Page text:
Vivero Coyoacan is a park and tree nursery in the area popular with locals. It sometimes hosts plant markets and exhibitions as well.
The capital of the Aztec Empire, the ancient ruins of Tenochtitlan should not be missed. Tenochtitlan was the largest city in the Americas prior to Spanish conquest, and one of the largest cities in the world at the time.
There are many buses or tours that can take you to Tenochtitlan (about an hour away from the city) from Condesa or from the center.
Basílica de Guadalupe
The basilica is a massive Catholic church where hundreds of thousands of pilgrims go every year to see the cloak of Our Lady of Guadalupe; the architecture of the basilica is very striking.
The last vestige of the former lake upon which Mexico City was built, Xochimilco is best known for its canals and colorful artificial islands, called chinampas, which were built in the pre-colonial period. Now a World Heritage Site, Xochimilco is very popular with tourists – you can ride one of the whimsical boats and float down the canal for a few hours.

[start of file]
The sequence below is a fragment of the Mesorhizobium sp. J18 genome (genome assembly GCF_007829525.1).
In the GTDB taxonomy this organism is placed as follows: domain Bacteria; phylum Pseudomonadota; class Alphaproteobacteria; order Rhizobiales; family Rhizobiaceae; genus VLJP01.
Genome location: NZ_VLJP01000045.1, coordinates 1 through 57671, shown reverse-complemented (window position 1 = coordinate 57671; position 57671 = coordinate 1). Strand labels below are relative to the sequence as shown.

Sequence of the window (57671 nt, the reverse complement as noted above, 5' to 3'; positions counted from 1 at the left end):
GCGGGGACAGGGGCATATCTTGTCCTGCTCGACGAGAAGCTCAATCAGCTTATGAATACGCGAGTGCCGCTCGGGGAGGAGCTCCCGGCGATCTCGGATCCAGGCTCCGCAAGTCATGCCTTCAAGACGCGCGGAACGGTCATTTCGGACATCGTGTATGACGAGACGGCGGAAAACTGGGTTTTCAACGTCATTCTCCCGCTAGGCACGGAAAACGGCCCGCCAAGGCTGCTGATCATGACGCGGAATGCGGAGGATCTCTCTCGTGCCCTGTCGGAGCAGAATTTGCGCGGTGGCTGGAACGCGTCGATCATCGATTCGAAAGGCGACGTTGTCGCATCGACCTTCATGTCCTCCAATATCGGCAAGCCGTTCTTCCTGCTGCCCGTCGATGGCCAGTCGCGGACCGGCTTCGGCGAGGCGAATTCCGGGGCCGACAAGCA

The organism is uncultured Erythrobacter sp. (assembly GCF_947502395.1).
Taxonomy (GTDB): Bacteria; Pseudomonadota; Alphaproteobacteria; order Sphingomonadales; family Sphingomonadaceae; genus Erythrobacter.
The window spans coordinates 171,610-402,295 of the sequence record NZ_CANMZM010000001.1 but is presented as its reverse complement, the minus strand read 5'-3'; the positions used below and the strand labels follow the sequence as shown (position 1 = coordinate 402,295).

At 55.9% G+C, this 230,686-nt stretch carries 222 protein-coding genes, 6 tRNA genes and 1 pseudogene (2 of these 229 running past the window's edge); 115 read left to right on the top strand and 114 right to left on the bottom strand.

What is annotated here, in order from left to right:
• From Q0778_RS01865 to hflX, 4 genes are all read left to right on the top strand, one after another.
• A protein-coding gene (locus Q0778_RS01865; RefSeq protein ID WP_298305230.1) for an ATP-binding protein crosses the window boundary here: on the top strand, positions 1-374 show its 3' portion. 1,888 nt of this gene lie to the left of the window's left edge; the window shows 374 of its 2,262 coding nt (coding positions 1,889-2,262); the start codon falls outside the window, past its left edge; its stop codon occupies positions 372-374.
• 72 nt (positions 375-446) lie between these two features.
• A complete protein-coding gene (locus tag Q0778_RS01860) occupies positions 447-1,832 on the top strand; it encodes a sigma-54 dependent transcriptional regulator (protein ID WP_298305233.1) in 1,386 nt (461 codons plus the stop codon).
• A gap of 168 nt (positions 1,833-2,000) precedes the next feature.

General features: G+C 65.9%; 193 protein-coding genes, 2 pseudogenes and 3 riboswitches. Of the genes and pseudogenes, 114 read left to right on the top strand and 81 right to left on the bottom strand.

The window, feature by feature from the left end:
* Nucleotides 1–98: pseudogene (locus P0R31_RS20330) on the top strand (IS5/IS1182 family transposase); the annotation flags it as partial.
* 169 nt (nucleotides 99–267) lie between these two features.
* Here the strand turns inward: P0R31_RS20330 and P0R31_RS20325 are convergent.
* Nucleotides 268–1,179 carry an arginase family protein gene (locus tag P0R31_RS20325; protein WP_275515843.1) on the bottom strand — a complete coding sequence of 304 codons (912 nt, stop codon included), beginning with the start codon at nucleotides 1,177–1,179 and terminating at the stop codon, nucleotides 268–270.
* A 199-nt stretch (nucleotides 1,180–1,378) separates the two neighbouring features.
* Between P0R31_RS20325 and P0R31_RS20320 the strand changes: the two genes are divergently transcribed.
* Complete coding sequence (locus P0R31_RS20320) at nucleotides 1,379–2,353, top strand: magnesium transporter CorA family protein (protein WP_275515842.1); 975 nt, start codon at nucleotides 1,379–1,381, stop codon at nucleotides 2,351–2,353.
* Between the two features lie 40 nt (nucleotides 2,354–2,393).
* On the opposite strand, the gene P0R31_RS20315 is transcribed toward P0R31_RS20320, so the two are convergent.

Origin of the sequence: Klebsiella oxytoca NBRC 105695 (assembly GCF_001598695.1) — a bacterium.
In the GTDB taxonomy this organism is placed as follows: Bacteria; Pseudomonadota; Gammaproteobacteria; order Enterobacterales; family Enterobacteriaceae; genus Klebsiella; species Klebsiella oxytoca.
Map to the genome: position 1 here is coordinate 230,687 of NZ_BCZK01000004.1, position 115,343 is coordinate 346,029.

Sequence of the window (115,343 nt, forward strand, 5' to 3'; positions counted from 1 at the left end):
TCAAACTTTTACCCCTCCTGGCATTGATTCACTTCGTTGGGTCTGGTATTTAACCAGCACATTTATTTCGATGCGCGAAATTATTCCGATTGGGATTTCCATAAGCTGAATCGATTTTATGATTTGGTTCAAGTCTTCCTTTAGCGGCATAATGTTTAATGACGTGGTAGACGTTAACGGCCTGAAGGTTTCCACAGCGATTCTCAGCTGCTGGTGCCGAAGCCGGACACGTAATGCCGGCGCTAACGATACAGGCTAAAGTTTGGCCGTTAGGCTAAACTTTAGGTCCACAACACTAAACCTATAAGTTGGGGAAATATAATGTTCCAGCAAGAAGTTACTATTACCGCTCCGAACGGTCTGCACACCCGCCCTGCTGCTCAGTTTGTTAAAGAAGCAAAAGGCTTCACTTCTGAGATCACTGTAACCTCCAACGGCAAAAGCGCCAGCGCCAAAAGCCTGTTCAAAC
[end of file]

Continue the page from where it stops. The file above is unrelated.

General “street” and cheap food:
El Borrego Viudo, El Fogoncito, and El Farolito are Mexican taco places where you can get the typical Mexican “tacos al pastor”.
For Asian-Mexican fusion: Tori Tori, El Japonez, Mog Mog
Luis Barragan House & Studio is the house of Mexico’s most renowned architect and an early winner of the Pritzer Prize.